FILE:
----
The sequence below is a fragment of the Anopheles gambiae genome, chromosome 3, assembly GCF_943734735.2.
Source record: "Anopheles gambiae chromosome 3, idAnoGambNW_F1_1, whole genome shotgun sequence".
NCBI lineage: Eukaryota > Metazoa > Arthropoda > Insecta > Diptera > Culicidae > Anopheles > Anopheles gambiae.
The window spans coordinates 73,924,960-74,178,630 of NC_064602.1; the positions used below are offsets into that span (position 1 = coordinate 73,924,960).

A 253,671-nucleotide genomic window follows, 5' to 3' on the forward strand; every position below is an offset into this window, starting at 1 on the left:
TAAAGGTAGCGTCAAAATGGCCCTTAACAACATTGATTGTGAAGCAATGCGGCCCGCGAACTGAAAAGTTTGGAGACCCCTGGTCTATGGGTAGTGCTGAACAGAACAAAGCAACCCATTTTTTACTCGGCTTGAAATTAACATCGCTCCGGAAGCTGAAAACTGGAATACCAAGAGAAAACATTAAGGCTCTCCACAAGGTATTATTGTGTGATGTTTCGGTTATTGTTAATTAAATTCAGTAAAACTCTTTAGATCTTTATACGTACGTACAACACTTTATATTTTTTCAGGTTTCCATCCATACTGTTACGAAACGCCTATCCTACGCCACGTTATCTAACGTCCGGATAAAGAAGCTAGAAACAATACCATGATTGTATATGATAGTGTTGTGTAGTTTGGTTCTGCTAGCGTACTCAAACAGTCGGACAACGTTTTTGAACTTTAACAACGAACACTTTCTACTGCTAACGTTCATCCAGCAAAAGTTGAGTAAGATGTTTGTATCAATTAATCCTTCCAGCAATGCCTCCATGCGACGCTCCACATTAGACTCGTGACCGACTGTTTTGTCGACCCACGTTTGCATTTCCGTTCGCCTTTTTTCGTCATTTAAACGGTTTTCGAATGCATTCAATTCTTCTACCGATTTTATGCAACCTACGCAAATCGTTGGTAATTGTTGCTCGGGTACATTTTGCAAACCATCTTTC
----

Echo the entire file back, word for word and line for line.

The sequence below is a fragment of the Anopheles gambiae genome, chromosome 3, assembly GCF_943734735.2.
Source record: "Anopheles gambiae chromosome 3, idAnoGambNW_F1_1, whole genome shotgun sequence".
NCBI lineage: Eukaryota > Metazoa > Arthropoda > Insecta > Diptera > Culicidae > Anopheles > Anopheles gambiae.
The window spans coordinates 73,924,960-74,178,630 of NC_064602.1; the positions used below are offsets into that span (position 1 = coordinate 73,924,960).

A 253,671-nucleotide genomic window follows, 5' to 3' on the forward strand; every position below is an offset into this window, starting at 1 on the left:
TAAAGGTAGCGTCAAAATGGCCCTTAACAACATTGATTGTGAAGCAATGCGGCCCGCGAACTGAAAAGTTTGGAGACCCCTGGTCTATGGGTAGTGCTGAACAGAACAAAGCAACCCATTTTTTACTCGGCTTGAAATTAACATCGCTCCGGAAGCTGAAAACTGGAATACCAAGAGAAAACATTAAGGCTCTCCACAAGGTATTATTGTGTGATGTTTCGGTTATTGTTAATTAAATTCAGTAAAACTCTTTAGATCTTTATACGTACGTACAACACTTTATATTTTTTCAGGTTTCCATCCATACTGTTACGAAACGCCTATCCTACGCCACGTTATCTAACGTCCGGATAAAGAAGCTAGAAACAATACCATGATTGTATATGATAGTGTTGTGTAGTTTGGTTCTGCTAGCGTACTCAAACAGTCGGACAACGTTTTTGAACTTTAACAACGAACACTTTCTACTGCTAACGTTCATCCAGCAAAAGTTGAGTAAGATGTTTGTATCAATTAATCCTTCCAGCAATGCCTCCATGCGACGCTCCACATTAGACTCGTGACCGACTGTTTTGTCGACCCACGTTTGCATTTCCGTTCGCCTTTTTTCGTCATTTAAACGGTTTTCGAATGCATTCAATTCTTCTACCGATTTTATGCAACCTACGCAAATCGTTGGTAATTGTTGCTCGGGTACATTTTGCAAACCATCTTTC